East Kingdom Wiki: https://wiki.eastkingdom.org/index.php?title=Guðrún_Sveinsdóttir
This project was my first experiment with using Viking-era dyeing techniques. My husband needed cold-weather garb for his Viking-era Forester’s Guild kit, so I decided that it would be the perfect project to experiment with dyes. I chose walnut husks because the color is a good one for our Forester’s kit, and I knew walnuts were available to Viking-era Scandinavians: I know of extant examples of walnut-dyed wool from Norway & Denmark, and extant walnut shells in Hedeby (theorized to be imports). I had previously found an old wool blanket at a local thrift store that was a good weight and weave for a tunic, but a rather unflattering shade of beige/gray…ish, with stains. I also found there a whole bag of obviously hand-spun wool yarn (of various ply/weights). I decided to go with the “Use What You Have” mentality and use both for the dye experiment. Thanks to a generous neighbor who let us harvest from his trees, I was able to procure two boxes of black walnuts for the project. While the European type of walnut (Juglans regia, or English walnut) is a different species from the American black walnut (Juglans nigra), and therefore might have slight differences in the dye properties, the two species are close enough chemically to be able to substitute the American variety.
After husking all the walnuts (using gloves and a hammer), the husks weighed in at exactly 20 lbs. I heated water over the outdoor firepit that my husband made, and poured it into a 5-gallon bucket with the husks to steep. While the husks were steeping, I scoured the pre-cut tunic pieces and 4 skeins of hand-spun yarn. I made sure the yarn I chose was all close to the same weight, so that I can use it for a weaving or nålbinding project later. The next step was to drain the husks from the dye bath, to prevent any spotting/unevenness in the dyed fabric. I lined a pot with a large piece of undyed cheesecloth, poured the dye bath in, and caught all the husks in the cloth. After they cooled, I froze them to use in a second dye-bath later. I poured the dye bath back into the bucket, and added 80 mL of iron-rich water to darken (sadden) the dye color. I then added the scoured fabric and yarn, making sure to separate and stir them around to ensure an even dye. I left them in the bucket to try a “cold-dye” method, checking the color and stirring/agitating them each day. After 5 days, I decided to try putting it back on the fire for a hot dye-bath. I heated it over the fire for an hour or so, and this time it (accidentally) reached a rolling boil. I stirred very gently to prevent the wool from felting, and when I took it off the fire, I let the bath cool for 8 hours before taking the wool out to rinse. It took the wool a couple of weeks to hang-dry. I then sewed my husband’s tunic, using the Birka tunic pattern proposed by Carolyn Priest-Dorman. I machine-stitched the structural seams to save my hands (tendonitis), but hand-finished all the seams using a period-correct overcast/whip stitch.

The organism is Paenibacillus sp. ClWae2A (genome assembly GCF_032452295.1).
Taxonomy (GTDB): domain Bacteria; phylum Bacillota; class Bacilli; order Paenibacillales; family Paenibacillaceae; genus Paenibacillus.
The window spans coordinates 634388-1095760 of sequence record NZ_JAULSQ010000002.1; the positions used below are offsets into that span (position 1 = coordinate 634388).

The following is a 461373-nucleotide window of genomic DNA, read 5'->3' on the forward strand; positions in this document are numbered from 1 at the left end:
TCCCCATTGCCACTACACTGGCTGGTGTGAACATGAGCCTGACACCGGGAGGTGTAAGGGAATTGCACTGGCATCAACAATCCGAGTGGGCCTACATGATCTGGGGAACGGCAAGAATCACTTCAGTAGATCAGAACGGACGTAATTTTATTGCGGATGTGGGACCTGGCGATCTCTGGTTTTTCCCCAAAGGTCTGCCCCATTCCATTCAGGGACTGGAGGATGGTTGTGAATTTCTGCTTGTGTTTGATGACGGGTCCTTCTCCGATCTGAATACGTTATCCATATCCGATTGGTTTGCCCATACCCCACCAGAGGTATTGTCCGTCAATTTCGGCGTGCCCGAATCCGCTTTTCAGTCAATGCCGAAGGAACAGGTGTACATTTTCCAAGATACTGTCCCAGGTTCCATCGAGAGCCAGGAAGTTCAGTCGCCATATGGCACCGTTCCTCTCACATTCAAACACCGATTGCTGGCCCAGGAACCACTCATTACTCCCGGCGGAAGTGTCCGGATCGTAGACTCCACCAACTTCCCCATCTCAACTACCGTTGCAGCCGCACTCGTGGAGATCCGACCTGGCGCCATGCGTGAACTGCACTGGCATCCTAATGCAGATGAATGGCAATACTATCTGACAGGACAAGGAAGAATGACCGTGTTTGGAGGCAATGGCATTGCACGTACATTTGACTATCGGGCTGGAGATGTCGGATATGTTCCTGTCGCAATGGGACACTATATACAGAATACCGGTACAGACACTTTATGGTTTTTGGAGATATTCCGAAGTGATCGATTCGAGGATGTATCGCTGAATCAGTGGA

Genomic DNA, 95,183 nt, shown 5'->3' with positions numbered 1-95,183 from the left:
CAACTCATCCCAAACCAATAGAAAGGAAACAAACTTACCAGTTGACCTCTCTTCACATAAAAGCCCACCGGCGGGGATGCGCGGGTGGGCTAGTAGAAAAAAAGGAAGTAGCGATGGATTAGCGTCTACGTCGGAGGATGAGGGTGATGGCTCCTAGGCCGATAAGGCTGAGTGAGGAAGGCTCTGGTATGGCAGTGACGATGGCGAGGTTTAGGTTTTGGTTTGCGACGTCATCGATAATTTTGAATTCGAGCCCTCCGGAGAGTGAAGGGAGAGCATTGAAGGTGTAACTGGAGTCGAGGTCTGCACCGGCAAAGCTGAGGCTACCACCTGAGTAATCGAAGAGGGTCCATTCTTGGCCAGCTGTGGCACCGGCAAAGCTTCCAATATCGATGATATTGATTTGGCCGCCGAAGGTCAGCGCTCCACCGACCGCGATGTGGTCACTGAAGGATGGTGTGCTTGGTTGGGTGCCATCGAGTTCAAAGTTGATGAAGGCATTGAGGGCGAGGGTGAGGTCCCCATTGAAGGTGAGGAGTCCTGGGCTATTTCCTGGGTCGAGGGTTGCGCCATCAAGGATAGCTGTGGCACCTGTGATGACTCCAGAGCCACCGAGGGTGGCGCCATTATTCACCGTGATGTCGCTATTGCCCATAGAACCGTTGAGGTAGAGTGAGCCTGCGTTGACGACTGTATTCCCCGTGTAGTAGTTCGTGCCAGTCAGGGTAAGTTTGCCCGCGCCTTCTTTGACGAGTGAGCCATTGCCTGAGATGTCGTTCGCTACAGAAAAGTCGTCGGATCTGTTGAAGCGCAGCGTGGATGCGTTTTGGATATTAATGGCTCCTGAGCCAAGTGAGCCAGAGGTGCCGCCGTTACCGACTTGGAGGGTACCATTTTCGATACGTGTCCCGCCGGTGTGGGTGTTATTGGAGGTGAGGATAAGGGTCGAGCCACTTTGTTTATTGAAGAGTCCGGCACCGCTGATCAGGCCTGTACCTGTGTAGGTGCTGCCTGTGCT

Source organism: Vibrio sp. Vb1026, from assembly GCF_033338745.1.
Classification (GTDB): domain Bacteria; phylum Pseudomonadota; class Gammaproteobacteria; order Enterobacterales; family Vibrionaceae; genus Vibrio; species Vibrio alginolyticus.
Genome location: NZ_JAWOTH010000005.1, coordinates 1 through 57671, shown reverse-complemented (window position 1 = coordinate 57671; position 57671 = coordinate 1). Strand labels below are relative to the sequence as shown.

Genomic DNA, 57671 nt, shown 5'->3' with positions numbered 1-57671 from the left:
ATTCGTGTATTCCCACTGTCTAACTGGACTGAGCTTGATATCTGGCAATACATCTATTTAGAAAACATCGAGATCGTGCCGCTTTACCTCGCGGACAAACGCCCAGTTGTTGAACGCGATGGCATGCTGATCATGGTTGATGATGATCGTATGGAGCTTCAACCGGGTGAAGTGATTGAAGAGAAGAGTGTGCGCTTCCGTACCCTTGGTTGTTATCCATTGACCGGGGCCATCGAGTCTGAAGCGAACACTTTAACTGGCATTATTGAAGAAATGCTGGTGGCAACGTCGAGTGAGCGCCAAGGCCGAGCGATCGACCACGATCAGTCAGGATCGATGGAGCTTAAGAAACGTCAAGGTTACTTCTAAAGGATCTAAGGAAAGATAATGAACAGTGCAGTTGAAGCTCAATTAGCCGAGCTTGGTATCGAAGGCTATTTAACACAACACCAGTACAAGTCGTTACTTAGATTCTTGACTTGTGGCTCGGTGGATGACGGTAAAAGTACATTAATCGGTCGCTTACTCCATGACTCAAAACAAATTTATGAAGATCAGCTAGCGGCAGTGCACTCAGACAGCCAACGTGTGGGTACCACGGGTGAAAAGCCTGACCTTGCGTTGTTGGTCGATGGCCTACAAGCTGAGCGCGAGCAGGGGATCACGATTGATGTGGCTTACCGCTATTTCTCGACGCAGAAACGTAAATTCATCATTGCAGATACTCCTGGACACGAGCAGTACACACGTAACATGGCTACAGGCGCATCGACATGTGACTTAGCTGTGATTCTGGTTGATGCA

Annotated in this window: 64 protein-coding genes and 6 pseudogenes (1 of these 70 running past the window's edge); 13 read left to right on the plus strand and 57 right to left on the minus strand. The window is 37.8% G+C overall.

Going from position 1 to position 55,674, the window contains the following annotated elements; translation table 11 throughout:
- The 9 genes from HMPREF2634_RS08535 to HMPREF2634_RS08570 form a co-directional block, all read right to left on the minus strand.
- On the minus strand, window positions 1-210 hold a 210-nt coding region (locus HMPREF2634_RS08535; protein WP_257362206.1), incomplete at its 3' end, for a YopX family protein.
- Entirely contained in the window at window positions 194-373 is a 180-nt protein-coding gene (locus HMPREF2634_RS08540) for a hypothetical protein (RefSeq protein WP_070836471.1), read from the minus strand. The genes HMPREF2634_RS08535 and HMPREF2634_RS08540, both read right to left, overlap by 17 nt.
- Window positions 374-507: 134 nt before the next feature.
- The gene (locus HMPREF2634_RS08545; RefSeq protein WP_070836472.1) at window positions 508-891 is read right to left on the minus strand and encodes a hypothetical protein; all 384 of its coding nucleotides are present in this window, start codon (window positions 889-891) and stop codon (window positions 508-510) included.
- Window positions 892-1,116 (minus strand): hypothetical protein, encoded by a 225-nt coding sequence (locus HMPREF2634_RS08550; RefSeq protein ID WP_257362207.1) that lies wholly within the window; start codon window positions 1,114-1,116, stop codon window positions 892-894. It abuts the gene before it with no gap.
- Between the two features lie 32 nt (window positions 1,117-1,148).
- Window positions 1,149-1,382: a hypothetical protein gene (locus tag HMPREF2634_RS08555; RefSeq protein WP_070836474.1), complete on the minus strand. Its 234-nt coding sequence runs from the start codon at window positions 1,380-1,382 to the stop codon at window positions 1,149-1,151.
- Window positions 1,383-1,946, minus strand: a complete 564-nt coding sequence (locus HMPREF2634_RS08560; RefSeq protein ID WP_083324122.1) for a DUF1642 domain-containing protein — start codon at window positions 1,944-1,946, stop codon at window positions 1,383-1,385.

I tried to stick to period techniques whenever possible, including heating my dye bath over the outdoor firepit, but I did have to resort to modern ones occasionally, for reasons of physical limitations, availability of materials, or practicality. For example, I had to pre-scour in modern wool-safe detergent due to the unknowns in the blanket fabric (what was the original dye, what kinds of dirt/grime was it exposed to, and what, if any, detergents were previously used on it?), and I used my bathtub for both scouring and rinsing out the excess dye, since that was my only option if I wanted to try to do those things by hand. But I am pleased with the dye results, and my husband loves his tunic, so my goal was accomplished.
Also, fun fact: due to the active chemical components in walnut husks (mainly juglone), the concentrated dye bath can kill many types of plants, and isn’t great to put down drains, either. My solution was to use it as a weed-killer on our gravel driveway, which worked pretty well
More details, including pictures, video clips, and my full documentation on the project, can be found here: https://docs.google.com/document/d/1cGQVF5xrr19y1NLSHGJZtsNGFqCj8RVNOLoKR0MM6aY